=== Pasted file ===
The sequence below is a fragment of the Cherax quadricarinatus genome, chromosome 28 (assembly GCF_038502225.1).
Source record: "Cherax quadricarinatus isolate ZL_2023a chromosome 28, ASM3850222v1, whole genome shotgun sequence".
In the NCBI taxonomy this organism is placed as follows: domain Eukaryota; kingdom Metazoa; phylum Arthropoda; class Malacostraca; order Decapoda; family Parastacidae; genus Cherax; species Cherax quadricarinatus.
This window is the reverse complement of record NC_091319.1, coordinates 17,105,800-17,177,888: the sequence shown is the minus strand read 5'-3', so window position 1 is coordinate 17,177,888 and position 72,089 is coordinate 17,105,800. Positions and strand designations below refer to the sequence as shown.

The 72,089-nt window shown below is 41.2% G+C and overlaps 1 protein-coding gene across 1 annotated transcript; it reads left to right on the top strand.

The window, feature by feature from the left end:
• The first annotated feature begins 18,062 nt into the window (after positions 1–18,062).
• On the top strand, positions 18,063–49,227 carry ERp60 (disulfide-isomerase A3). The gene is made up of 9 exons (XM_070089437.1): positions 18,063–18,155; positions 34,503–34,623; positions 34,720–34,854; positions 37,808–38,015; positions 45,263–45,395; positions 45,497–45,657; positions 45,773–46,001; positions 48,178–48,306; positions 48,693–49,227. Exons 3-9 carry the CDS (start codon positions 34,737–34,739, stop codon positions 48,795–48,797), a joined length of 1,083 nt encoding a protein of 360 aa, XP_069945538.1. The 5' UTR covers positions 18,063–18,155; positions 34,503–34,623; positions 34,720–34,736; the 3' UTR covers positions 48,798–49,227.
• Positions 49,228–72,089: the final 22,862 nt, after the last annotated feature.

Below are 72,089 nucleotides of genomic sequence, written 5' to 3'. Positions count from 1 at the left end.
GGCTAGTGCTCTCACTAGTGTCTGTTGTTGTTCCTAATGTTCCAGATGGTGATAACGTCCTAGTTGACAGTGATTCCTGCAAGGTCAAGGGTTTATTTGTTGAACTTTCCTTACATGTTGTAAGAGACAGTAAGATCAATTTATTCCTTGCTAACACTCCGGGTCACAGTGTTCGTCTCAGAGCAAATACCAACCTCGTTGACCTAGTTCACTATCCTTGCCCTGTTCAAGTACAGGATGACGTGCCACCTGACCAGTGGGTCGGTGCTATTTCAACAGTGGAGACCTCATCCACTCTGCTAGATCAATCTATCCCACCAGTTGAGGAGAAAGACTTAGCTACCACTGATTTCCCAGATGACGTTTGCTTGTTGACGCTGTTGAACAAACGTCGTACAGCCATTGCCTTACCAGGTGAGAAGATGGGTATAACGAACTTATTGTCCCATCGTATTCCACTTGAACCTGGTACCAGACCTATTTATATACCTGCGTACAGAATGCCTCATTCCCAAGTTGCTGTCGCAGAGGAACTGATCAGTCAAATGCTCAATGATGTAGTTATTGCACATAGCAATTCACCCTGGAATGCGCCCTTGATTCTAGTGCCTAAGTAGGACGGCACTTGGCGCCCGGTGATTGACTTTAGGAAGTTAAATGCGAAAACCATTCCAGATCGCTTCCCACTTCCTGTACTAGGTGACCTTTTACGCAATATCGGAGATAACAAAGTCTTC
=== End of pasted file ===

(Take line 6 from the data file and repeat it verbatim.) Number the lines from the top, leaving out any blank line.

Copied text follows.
The window, feature by feature from the left end: